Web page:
MIA challenge

Day 5: Do you believe nature (biology/physiology), nurture(environment), a mix, or something else has an impact on mental health?

I believe that everything has an impact on mental health.  For example, yesterday I was unable to write effectively because of reading about the Norwegian massacre.  I thought that crying as I read about the tragedy was enough of an emotional release but apparently I needed some grumpy time too.

There are of course studies that show genetic predispositions to certain mental illnesses like schizophrenia.  For my anxiety, my mother experiences similar issues.  For my depression, my Auntie Doff (grandmother’s sister) definitely had depression subsequent to her fiance dying.  I am sure if I looked further into my genealogy there would be other examples.   In fact, mental illness is no different from physical illness in that aspect.  As in many others, no matter how often they are refuted.

Nurture has its place as well.  Some mental illnesses are derived in trauma, obviously like PTSD.  How we are bought up, or not, is a factor in whether we get a mental illness or in how we manage it.  Support can be really important in recovery and maintaining independence.  Family life can also determine the decisions we make.  I remember a young man who was diagnosed with Schizophrenia.  The psychiatrist’s believed that his recent try at methamphetamine (P) had triggered this.  He might never have developed full blown schizophrenia otherwise, but of course that can not be fully known.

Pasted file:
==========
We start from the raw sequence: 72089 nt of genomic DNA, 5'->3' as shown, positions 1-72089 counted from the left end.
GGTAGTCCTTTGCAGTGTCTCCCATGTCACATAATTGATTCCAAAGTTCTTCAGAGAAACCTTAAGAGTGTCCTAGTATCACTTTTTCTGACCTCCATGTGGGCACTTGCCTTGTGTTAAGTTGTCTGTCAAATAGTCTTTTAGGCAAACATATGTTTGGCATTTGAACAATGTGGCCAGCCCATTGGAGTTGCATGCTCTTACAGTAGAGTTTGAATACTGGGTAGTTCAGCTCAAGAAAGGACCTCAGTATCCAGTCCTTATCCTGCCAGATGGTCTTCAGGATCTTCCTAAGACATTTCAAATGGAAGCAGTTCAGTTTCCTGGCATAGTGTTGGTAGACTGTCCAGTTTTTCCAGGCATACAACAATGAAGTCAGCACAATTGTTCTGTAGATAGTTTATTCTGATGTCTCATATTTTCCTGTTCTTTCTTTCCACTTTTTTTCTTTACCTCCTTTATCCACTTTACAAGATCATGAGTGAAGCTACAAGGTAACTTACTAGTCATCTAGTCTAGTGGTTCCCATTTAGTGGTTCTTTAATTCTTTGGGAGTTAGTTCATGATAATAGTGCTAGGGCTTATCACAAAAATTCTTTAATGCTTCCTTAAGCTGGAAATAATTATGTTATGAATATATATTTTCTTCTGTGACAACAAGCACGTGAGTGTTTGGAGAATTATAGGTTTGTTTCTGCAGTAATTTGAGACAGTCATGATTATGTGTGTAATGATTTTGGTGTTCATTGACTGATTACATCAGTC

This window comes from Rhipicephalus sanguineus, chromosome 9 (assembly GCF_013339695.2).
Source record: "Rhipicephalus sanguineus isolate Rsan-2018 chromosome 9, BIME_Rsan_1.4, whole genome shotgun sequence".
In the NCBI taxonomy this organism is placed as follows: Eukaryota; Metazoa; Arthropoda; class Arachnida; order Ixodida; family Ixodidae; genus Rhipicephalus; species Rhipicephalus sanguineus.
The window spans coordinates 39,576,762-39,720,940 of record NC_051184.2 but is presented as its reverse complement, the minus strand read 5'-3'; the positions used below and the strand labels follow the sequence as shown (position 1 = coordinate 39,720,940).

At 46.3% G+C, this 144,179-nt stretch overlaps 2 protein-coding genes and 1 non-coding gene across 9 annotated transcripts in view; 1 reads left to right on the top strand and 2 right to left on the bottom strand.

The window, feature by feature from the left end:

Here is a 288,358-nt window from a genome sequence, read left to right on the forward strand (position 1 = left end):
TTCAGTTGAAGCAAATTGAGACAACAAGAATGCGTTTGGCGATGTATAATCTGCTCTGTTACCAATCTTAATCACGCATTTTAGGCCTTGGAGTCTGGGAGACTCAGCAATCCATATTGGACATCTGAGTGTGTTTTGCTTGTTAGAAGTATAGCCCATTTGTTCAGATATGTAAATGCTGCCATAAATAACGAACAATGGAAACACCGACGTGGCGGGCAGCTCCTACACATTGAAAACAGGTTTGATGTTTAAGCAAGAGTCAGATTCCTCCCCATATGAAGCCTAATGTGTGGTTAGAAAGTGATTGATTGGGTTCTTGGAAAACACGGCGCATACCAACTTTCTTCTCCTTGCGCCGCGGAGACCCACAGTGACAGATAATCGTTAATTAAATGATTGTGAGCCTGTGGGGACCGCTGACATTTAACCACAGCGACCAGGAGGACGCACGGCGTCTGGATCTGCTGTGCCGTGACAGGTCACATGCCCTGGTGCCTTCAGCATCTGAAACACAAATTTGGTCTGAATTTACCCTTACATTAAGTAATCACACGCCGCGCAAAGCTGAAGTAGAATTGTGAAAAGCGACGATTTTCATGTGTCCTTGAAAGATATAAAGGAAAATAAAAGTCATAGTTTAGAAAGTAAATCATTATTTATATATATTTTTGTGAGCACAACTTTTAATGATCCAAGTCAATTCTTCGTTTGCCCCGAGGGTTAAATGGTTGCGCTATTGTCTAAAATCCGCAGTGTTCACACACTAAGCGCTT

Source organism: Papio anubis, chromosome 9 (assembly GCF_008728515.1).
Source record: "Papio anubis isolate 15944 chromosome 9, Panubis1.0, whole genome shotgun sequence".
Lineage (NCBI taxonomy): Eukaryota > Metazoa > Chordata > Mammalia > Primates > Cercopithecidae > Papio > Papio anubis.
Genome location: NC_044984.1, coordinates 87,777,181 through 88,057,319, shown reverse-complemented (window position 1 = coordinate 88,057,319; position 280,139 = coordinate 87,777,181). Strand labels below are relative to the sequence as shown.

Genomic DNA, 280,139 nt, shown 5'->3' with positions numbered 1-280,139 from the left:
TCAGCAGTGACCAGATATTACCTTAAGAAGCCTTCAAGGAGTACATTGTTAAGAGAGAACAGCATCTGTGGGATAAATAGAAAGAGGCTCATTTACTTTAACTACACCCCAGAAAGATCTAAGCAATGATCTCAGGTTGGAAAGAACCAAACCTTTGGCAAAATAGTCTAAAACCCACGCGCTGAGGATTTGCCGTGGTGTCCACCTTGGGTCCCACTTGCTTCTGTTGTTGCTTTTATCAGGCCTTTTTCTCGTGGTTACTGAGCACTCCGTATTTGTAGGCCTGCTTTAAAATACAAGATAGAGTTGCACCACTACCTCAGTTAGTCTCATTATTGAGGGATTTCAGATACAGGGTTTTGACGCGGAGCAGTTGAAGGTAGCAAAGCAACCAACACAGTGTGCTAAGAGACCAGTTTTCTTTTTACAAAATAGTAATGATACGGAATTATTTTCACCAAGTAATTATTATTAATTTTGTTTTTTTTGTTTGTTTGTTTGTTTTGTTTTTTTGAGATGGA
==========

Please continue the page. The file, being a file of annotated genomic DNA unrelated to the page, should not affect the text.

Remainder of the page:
I believe that societal attitude can impact mental health.  It can determine the stereotypes about illnesses that is perpetuated regardless of their veracity. Funding can be in line with the mental illnesses that find favour in society or have front people that are acceptable. For example, in NZ All Black John Kirwan fronts the depression campaign.  This can also determine which medications are subsidised and therefore more likely to be within any income restraints.  Discrimination against people with certain mental illnesses can impact their ability to obtain work and interact effectively in society. Research grants and topics can be determined by their popularity which can impact on advances in all aspects of mental health.

Therefore, I believe everything impacts mental illness from its inception or trigger to the process of recovery and maintaining independence.  The various combinations can mean a greater impact or a greater opportunity to recover independence and the opposites of course.  We can do nothing without our brain and everything can impact upon that.





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